2)Insulation material

Insulating materials in colder climate regions are an excellent choice to prevent the freezing of concrete. If the concrete members are sealed, the heat of hydration produced remains entrapped inside the concrete. Also, insulation material protects the external freezing temperature, ensuring early strength gain and preventing thermal cracking.

Insulation of concrete members by polythene sheets

Fig (1): Insulation of concrete members by polythene sheets

3)External heating

Using an external heating system is also an option in this case. Large scale external heaters can be utilized to provide an ambient temperature of concrete. But this option has its limitations as the availability and transport can become quite difficult and expensive, thus making it a viable option for only large-scale projects.

4)Concrete sealers

Concrete sealers are used the seal the surface of the concrete to prevent any imperfections. Sealers can offer the best resistance against freezing. Water-repellent sealers also provide an extra layer of protection.

5)Early strength gaining cement (Type-Ⅲ)

Type-Ⅲ cement is similar to ordinary Portland cement, but it attains its 28-day compressive strength in just three days. The use of Type-Ⅲ cement to achieve early strength gain in a colder climate is a great choice. Its rapid setting time allows good strength gain of concrete members. Moreover, its high heat of hydration makes it perfect for use in colder regions as it prevents cracking from freezing concrete.

6)Air entraining agents

Introducing air-entraining agents is another option for concreting in a cold climate. Air entraining agents produce air bubbles throughout the concrete structure. When water freezes, ice expands and swells up the concrete. These air bubbles accommodate the volume expansion of ice preventing swelling and cracking by providing pressure relief.

7)Heated materials

In cold weather, heated water and sometimes other constituents of concrete such as heated aggregates are employed to achieve a concrete mix having a temperature between 50℉ to 77℉. Warm formworks, tools and reinforcement are proven to be effective. However, heated cement is not used.

8)Heat curing boxes

For controlled curing of concrete between 60℉ to 80℉, heat curing boxes are used. Members are placed inside it along with a thermometer that records the temperature. Thus, the desired temperature can be easily achieved. Such types of heat curing boxes are actively employed in the curing of test cylinders.

Precaution in Concreting during Cold Weather

Following are some precautions to be taken for concreting in cold weather:

  1. Concrete should not be allowed to freeze after 24 hours of its placement.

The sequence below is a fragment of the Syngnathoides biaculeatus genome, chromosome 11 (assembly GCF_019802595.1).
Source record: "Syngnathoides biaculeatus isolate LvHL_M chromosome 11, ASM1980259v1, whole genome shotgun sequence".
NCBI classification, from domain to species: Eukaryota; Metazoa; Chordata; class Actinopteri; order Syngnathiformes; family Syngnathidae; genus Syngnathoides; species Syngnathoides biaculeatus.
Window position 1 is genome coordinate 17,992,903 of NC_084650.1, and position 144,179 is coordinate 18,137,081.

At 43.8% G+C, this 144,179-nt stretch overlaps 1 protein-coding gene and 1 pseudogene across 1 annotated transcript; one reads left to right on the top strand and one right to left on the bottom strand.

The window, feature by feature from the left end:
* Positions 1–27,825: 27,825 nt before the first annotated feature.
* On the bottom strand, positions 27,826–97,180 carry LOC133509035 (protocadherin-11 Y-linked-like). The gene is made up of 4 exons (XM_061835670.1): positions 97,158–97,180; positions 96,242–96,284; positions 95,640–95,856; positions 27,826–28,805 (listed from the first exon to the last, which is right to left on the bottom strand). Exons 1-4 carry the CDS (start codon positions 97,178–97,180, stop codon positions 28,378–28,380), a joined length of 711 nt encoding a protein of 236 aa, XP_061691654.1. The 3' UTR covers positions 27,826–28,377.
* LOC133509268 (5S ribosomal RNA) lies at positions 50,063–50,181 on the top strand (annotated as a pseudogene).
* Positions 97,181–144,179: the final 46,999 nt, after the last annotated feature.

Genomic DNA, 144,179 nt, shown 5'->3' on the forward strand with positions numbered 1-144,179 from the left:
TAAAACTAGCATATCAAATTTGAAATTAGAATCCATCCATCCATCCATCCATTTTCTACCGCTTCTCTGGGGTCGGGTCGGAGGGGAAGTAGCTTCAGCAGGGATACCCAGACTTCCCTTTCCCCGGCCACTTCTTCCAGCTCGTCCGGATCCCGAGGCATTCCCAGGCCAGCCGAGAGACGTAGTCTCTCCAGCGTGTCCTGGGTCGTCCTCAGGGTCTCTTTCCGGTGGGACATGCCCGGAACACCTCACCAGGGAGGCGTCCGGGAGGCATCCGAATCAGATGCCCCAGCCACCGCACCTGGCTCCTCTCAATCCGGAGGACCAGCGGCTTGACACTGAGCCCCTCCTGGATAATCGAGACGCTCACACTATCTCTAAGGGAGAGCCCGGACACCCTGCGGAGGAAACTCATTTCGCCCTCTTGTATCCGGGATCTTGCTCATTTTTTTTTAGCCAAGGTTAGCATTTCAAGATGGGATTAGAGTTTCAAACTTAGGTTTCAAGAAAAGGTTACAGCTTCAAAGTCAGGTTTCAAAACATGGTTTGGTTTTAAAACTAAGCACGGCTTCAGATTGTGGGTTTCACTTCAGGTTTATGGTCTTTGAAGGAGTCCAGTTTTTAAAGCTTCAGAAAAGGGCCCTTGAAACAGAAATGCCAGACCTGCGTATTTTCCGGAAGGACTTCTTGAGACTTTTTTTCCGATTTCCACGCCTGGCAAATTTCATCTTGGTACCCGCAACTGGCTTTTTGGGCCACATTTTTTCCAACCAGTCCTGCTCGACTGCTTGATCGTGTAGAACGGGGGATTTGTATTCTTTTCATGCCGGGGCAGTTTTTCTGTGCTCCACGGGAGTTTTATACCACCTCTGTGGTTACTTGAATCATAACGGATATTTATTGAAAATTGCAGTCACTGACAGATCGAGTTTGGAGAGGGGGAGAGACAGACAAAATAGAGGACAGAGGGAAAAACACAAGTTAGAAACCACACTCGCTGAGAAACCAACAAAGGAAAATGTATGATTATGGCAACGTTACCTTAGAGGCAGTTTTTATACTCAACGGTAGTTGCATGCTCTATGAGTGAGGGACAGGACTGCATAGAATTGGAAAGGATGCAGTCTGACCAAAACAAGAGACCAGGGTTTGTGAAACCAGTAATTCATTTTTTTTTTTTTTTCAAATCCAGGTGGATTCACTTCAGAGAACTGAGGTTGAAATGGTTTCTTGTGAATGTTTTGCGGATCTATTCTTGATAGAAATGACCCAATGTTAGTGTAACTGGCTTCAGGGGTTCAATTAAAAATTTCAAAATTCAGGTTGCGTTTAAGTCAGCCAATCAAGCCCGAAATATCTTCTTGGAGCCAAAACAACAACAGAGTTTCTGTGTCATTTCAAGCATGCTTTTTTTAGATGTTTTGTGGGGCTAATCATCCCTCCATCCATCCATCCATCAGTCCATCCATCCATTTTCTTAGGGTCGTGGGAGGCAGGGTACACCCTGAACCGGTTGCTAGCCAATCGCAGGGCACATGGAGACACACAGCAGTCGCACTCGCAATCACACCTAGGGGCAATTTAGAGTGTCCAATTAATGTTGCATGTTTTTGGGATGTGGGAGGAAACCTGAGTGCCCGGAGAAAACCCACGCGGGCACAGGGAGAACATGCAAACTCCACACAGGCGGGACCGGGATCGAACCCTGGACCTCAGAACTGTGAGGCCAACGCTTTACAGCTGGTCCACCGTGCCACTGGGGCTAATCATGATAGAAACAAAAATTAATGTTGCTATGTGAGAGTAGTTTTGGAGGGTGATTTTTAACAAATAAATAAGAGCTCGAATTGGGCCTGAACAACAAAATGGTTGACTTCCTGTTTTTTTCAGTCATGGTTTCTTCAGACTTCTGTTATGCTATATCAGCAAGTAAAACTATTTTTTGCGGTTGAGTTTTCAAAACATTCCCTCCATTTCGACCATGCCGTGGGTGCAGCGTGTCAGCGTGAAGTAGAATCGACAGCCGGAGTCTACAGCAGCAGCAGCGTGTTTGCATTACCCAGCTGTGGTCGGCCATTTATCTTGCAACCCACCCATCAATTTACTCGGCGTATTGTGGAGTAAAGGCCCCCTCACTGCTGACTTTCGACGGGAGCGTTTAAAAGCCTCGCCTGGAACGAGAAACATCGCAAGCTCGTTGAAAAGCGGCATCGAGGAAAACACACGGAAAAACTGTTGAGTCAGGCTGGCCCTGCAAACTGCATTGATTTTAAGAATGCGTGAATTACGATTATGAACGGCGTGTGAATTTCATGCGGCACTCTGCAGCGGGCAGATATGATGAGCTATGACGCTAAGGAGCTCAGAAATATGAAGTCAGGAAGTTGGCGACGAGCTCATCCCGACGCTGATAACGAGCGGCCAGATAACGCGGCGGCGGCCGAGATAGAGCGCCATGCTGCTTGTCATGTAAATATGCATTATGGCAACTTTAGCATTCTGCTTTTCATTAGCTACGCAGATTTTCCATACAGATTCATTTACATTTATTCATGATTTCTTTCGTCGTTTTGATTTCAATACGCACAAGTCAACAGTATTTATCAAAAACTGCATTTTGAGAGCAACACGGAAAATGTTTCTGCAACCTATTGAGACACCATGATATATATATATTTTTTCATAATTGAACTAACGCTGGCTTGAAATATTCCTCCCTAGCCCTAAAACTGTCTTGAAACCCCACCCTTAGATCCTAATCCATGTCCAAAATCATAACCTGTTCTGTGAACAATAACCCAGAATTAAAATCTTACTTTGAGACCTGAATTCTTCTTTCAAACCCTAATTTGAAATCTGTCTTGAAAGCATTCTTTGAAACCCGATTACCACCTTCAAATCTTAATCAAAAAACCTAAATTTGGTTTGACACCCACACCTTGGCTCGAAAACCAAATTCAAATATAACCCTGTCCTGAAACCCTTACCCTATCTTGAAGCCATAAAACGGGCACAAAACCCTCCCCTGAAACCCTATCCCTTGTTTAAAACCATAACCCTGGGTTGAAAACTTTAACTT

2. The concrete surface should remain covered to retain heat and prevent freezing.
  3. The outer surface should be cleaned of ice and snow frequently.
  4. Formwork should support the members for a more extended period as setting time is retarded due to cold temperatures.
  5. Concrete structures should not be subjected to sudden cooling to prevent thermal cracking.
  6. Proper temperature ranges should be sustained for a longer time to ensure concrete protection against weather adversaries.
  7. Concrete should be poured on the subgrade that has wholly thawed from the top surface to the bottom-most layers.
  8. Concrete should be inspected frequently using temperature monitors to help identify a problem early so that swift action can be taken to prevent excessive damage.
  9. If the temperature falls below zero, avoid wet curing techniques such as the sprinkling of water and ponding. Opting for steam curing is a better decision as it accelerates setting time and prevents freezing.
  10. Cementitious materials like fly ash and slag should be avoided as they can cause a delay in setting time.
Steam used for curing of concrete

Fig (2): Steam used for curing of concrete

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Author: Farhan Khan

Farhan is a highly experienced civil engineer from the Southern side of Texas and has been associated with ConstructionHow since 2020. Over almost a decade, his wide span of expertise enabled him to bring forth his fair share of stories and experiences related to the most iconic engineering examples worldwide. He has also contributed to online and offline publications on requests. Engineering is his passion, which is why he chose to become part of our honorable team of industry experts looking to provide authentic and credible guidelines to the reader.